• Stineman refuse pile reclamation/Path of the Flood Trail extension, South Fork Borough and Adams Township: Twenty acres of coal refuse will be pulled away from the South Fork Little Conemaugh River, improving river health. The Path of the Flood Trail will be extended to the Johnstown Flood Memorial, completing the trail. This will enhance the popular annual trail race; opportunities for educational tourism, hiking, biking, and kayaking; and related local commerce.

Carbon County

  • Quakake Tunnel acid mine drainage treatment/trout stream restoration/Black Creek Trail creation, Packer Township and Weatherly Borough: An active treatment system to remove acid will restore 8 miles of wild trout stream (Quakake Creek and Black Creek). The new Black Creek Trail will be constructed from Weatherly Borough to Lehigh Gorge State Park, and opportunities for outdoor recreation and related local commerce will increase.

Clearfield County

  • Potts Run acid mine drainage treatment/stream restoration, Knox Township: A passive treatment system to lower acidity should remove this stream from the impaired waters list and restore it as a coldwater fishery, improving property values and outdoor recreation opportunities.

Lackawanna County

  • Lackawanna College subsidence abatement, Scranton: Filling underground mine voids under a six-story building that’s part of the new Cornerstone Commons will enable use of the building for classrooms and other uses, leading to about 90 full- or part-time jobs as well as construction and indirect employment.

Luzerne County

  • CAN DO North Park Drive Business Park, Hazle Township: Almost 130 acres of mine land will be regraded to pre-mining conditions to be developed into seven developable parcels in the CAN DO Industrial Park.
  • Hollars Hill South AML site and Cranberry Creek Gateway Project, Hazle Township: About 150 acres of mine spoil, industrial/residential waste, and hazardous structures will be reclaimed for a community ballfield complex and to allow development of the planned residential, retail, and commercial development called Cranberry Creek Gateway.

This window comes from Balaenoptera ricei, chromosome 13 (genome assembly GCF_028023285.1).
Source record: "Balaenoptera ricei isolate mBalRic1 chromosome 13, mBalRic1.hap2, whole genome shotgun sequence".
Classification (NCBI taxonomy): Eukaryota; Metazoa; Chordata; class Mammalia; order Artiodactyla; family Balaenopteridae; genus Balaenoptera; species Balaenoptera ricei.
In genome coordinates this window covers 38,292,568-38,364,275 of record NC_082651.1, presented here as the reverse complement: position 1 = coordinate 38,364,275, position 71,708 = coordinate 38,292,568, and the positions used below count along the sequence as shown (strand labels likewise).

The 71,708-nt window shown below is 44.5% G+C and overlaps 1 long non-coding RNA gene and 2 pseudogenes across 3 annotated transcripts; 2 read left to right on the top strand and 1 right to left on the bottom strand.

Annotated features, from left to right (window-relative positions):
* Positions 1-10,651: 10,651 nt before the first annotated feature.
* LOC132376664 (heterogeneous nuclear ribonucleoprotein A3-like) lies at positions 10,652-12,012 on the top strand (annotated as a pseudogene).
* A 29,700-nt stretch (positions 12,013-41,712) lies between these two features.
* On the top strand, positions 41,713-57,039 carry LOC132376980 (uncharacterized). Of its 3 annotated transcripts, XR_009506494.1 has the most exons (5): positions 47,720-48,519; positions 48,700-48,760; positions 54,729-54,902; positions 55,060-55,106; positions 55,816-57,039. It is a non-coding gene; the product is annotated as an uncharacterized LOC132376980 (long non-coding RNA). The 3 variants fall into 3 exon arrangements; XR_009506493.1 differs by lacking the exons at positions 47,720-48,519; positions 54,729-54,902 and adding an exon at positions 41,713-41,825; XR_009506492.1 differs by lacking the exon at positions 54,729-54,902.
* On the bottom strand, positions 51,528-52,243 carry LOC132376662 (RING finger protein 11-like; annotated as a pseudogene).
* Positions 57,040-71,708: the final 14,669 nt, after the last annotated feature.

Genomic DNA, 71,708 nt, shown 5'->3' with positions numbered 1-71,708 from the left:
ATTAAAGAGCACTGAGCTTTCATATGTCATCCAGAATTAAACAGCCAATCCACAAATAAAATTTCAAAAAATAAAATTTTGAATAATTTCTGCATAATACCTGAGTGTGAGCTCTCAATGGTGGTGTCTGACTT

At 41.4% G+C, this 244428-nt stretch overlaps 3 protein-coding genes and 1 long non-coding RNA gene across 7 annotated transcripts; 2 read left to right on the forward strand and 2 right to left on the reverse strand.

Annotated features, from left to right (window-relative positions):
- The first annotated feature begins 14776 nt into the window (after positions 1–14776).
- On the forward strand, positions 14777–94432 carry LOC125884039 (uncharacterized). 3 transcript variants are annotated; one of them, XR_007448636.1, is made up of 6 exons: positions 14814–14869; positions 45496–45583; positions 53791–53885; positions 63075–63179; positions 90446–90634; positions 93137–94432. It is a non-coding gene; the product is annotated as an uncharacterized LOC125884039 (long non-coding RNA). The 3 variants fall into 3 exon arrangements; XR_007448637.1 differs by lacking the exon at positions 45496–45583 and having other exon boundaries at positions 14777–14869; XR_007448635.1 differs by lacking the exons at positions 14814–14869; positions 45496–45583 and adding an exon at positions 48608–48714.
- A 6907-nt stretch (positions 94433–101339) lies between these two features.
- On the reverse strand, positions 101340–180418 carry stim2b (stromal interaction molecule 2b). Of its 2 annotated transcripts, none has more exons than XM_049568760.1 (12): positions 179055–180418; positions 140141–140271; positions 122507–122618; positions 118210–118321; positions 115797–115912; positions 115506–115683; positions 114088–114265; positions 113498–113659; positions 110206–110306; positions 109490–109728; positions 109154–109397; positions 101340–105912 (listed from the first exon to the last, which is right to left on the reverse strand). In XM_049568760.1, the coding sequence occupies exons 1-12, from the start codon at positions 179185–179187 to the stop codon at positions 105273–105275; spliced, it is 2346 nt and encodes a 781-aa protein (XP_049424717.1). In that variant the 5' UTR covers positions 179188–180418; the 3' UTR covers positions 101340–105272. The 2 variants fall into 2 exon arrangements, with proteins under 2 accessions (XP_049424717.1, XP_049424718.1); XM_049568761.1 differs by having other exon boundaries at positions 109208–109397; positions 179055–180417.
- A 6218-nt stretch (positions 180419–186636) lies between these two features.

• Earth Conservancy Bliss Bank 3 Business Park, Hanover and Newport Townships: Remediation of 55 acres of mined land, including 1,200 feet of dangerous mine highwalls, will allow the completion of the 220-acre Bliss Bank business park. With active recruitment of nationwide companies underway, about 1,000 full-time jobs are anticipated.
  • Swoyersville refuse pile/community athletic complex, Swoyersville Borough: In the first phase of the Swoyersville culm bank reclamation, approximately 15 acres of the 55-acre coal refuse pile will be removed and remediated, with over 2 million cubic yards of refuse anticipated to be usable for electricity cogeneration facilities. Floodplain restoration will improve water quality in the Abrahams Creek Watershed and reduce flooding. Seven acres of the reclaimed property will be transferred to Swoyersville Borough for development of a new community athletic complex that will allow multiple teams to play, drawing more people to the borough.

Schuylkill County

  • Donaldson Culm Bank Stream Restoration, Frailey Township: Coal waste will be removed along Good Spring Creek, currently designated as clogged stream land, and repurposed for local power generation. Nearly 18 acres of floodplain and wetlands will be created, reducing flooding, and the restored site will become an environmental park with trails.
  • Porter Floodplain restoration, West Brunswick Township: Coal silt will be removed from 10 acres of clogged stream land, processed, and sold as fuel. Water quality in the Schuylkill River will be improved, and a missing section of the Schuylkill River Trail Network between the Auburn and Hamburg trail heads will be constructed, increasing opportunities for fishing, hiking, and other outdoor recreation and related local commerce.